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No, RBI Did Not Issue Rs 20, Rs 150, Rs 100 and Rs 1,000 Coins

WhatsApp messages and social media posts say that the RBI has already issued coins of Rs 20, Rs 100 and Rs 150.

Published
WebQoof
3 min read
No, RBI Did Not Issue Rs 20, Rs 150, Rs 100 and Rs 1,000 Coins
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News reports about the Reserve Bank of India prepping to release new Rs 200 notes has given an opportunity to WhatsApp hoaxsters and fake news specialists to dust off old pictures and recycle them with fake messages sparking confusion among many.

WhatsApp messages and social media posts like the one below say that the RBI has already issued a new one rupee note and coins of Rs 20, Rs 100 and Rs 150.

A variation of the message also shows a Rs 1,000 coin.

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So what’s the truth.

  1. The RBI’s website has no recent posts about new currency denominations. (Click here to view its press release section)

2. We used Google’s reverse image search and found the exact collage of photos going to back to 2016 in the weeks after demonetisation on 8 November 2016. Even the headlines that say ‘NDTV’ have dubious URLs, that’s because NDTV did not report it.

3. Is the one-rupee note real? Yes.

BOOM found at least two articles from 2015 where the same photos of a pink one rupee note are used. See Chandigarh’s Amar Ujala’s story – http://www.amarujala.com/photo-gallery/chandigarh/researve-bank-of-india-display-one-rupee-new-note

And a story on the blog thebetterindia – 6 Interesting Facts About The Newly Re-launched Rupee One Currency Note

According to a 30 May 2017 Press Trust of India story, printing of one rupee notes was discontinued in 1994 but relaunched in 2015. – ‘RBI to issue new pink-green one rupee notes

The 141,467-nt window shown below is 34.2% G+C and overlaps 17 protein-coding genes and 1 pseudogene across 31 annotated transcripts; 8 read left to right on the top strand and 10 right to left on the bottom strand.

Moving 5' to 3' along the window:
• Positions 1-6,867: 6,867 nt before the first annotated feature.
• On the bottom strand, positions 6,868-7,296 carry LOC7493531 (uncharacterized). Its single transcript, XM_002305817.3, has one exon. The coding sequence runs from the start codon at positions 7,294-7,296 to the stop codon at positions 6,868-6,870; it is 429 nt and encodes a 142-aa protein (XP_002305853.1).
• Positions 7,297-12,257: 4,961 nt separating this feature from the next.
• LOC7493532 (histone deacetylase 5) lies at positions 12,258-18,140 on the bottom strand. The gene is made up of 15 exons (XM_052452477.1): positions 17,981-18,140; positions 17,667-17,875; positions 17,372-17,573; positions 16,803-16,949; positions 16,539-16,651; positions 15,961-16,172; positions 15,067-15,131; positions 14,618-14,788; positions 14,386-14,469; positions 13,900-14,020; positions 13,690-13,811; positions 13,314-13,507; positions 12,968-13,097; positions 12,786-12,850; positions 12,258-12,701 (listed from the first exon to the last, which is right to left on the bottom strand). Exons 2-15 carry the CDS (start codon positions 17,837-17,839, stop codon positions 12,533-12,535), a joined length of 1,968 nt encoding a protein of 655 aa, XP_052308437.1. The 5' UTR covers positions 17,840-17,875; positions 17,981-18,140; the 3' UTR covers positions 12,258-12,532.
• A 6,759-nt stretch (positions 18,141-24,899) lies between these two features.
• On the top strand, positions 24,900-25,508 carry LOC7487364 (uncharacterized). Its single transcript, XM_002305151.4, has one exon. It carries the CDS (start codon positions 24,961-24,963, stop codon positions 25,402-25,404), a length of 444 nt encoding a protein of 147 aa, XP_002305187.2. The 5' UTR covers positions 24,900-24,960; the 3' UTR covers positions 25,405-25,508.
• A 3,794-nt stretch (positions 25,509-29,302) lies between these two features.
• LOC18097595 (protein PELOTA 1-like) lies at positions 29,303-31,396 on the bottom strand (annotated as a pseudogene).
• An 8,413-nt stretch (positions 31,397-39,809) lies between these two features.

4. The one-rupee note is legal tender but what about the coins?

Turns out the coins are not legal tender but were issued as commemorative coins much to the delight of coin enthusiasts.

We found this December 2015 post from Mintage World – RBI issues coins of INR 75, INR 150, INR 1000!

Mintage World calls itself an online museum based in Mumbai that caters to numismatists, notaphilists and philatelists.

The Rs 1,000 coin was minted to commemorate 1,000 years of the Brihadeeswara temple in Thanjavur, according to a April 2015 article by The Hindu. – ‘Of Rs. 1,000 commemorative coins and a shortage of Rs. 5‘ It is not meant to be used as legal tender.

A 2013 Press Information Bureau (PIB) press release speaks about then Finance Minister P Chidambaram releasing a commemorative coin of Rs 20 – http://pib.nic.in/newsite/PrintRelease.aspx?relid=100519

(This article was first published in BoomLive and has been republished here with due permission. )

(Not convinced of a story you came across on social media and want it verified? Send us the details at WebQoof@TheQuint.com and we'll fact-check it for you. You can also read all our fact-checked stories here.)

(At The Quint, we are answerable only to our audience. Play an active role in shaping our journalism by becoming a member. Because the truth is worth it.)

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